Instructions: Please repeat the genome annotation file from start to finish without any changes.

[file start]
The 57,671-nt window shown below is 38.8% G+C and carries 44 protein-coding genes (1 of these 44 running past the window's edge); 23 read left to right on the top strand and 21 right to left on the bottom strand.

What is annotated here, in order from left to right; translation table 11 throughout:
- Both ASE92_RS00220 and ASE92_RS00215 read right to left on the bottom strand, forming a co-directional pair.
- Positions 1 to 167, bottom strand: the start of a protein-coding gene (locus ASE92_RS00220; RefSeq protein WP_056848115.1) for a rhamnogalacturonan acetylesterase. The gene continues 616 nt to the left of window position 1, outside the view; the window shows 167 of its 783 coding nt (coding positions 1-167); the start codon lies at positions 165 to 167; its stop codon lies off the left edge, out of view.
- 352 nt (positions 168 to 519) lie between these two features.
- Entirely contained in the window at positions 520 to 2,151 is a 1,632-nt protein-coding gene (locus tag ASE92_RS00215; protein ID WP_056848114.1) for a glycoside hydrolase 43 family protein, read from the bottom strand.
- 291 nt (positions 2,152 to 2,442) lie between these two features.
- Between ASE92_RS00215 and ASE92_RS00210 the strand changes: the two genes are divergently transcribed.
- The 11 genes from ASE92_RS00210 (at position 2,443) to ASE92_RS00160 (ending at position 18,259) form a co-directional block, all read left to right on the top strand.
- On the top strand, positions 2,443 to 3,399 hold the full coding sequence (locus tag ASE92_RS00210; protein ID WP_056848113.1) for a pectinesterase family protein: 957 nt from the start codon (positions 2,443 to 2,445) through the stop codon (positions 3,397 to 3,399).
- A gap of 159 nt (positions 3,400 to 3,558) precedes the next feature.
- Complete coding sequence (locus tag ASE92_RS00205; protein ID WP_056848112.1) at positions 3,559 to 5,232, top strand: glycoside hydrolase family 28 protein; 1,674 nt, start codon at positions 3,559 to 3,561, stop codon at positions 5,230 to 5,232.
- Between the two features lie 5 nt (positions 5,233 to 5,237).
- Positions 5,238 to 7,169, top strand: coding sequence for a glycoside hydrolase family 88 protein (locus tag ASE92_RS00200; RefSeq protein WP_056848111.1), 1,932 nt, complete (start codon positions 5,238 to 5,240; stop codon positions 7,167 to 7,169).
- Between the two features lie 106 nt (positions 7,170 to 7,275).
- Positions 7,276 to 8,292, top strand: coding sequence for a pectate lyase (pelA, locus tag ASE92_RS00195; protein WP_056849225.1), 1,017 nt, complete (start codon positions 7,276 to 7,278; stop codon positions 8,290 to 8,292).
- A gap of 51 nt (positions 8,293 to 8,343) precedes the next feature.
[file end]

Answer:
The 57,671-nt window shown below is 38.8% G+C and carries 44 protein-coding genes (1 of these 44 running past the window's edge); 23 read left to right on the top strand and 21 right to left on the bottom strand.

What is annotated here, in order from left to right; translation table 11 throughout:
- Both ASE92_RS00220 and ASE92_RS00215 read right to left on the bottom strand, forming a co-directional pair.
- Positions 1 to 167, bottom strand: the start of a protein-coding gene (locus ASE92_RS00220; RefSeq protein WP_056848115.1) for a rhamnogalacturonan acetylesterase. The gene continues 616 nt to the left of window position 1, outside the view; the window shows 167 of its 783 coding nt (coding positions 1-167); the start codon lies at positions 165 to 167; its stop codon lies off the left edge, out of view.
- 352 nt (positions 168 to 519) lie between these two features.
- Entirely contained in the window at positions 520 to 2,151 is a 1,632-nt protein-coding gene (locus tag ASE92_RS00215; protein ID WP_056848114.1) for a glycoside hydrolase 43 family protein, read from the bottom strand.
- 291 nt (positions 2,152 to 2,442) lie between these two features.
- Between ASE92_RS00215 and ASE92_RS00210 the strand changes: the two genes are divergently transcribed.
- The 11 genes from ASE92_RS00210 (at position 2,443) to ASE92_RS00160 (ending at position 18,259) form a co-directional block, all read left to right on the top strand.
- On the top strand, positions 2,443 to 3,399 hold the full coding sequence (locus tag ASE92_RS00210; protein ID WP_056848113.1) for a pectinesterase family protein: 957 nt from the start codon (positions 2,443 to 2,445) through the stop codon (positions 3,397 to 3,399).
- A gap of 159 nt (positions 3,400 to 3,558) precedes the next feature.
- Complete coding sequence (locus tag ASE92_RS00205; protein ID WP_056848112.1) at positions 3,559 to 5,232, top strand: glycoside hydrolase family 28 protein; 1,674 nt, start codon at positions 3,559 to 3,561, stop codon at positions 5,230 to 5,232.
- Between the two features lie 5 nt (positions 5,233 to 5,237).
- Positions 5,238 to 7,169, top strand: coding sequence for a glycoside hydrolase family 88 protein (locus tag ASE92_RS00200; RefSeq protein WP_056848111.1), 1,932 nt, complete (start codon positions 5,238 to 5,240; stop codon positions 7,167 to 7,169).
- Between the two features lie 106 nt (positions 7,170 to 7,275).
- Positions 7,276 to 8,292, top strand: coding sequence for a pectate lyase (pelA, locus tag ASE92_RS00195; protein WP_056849225.1), 1,017 nt, complete (start codon positions 7,276 to 7,278; stop codon positions 8,290 to 8,292).
- A gap of 51 nt (positions 8,293 to 8,343) precedes the next feature.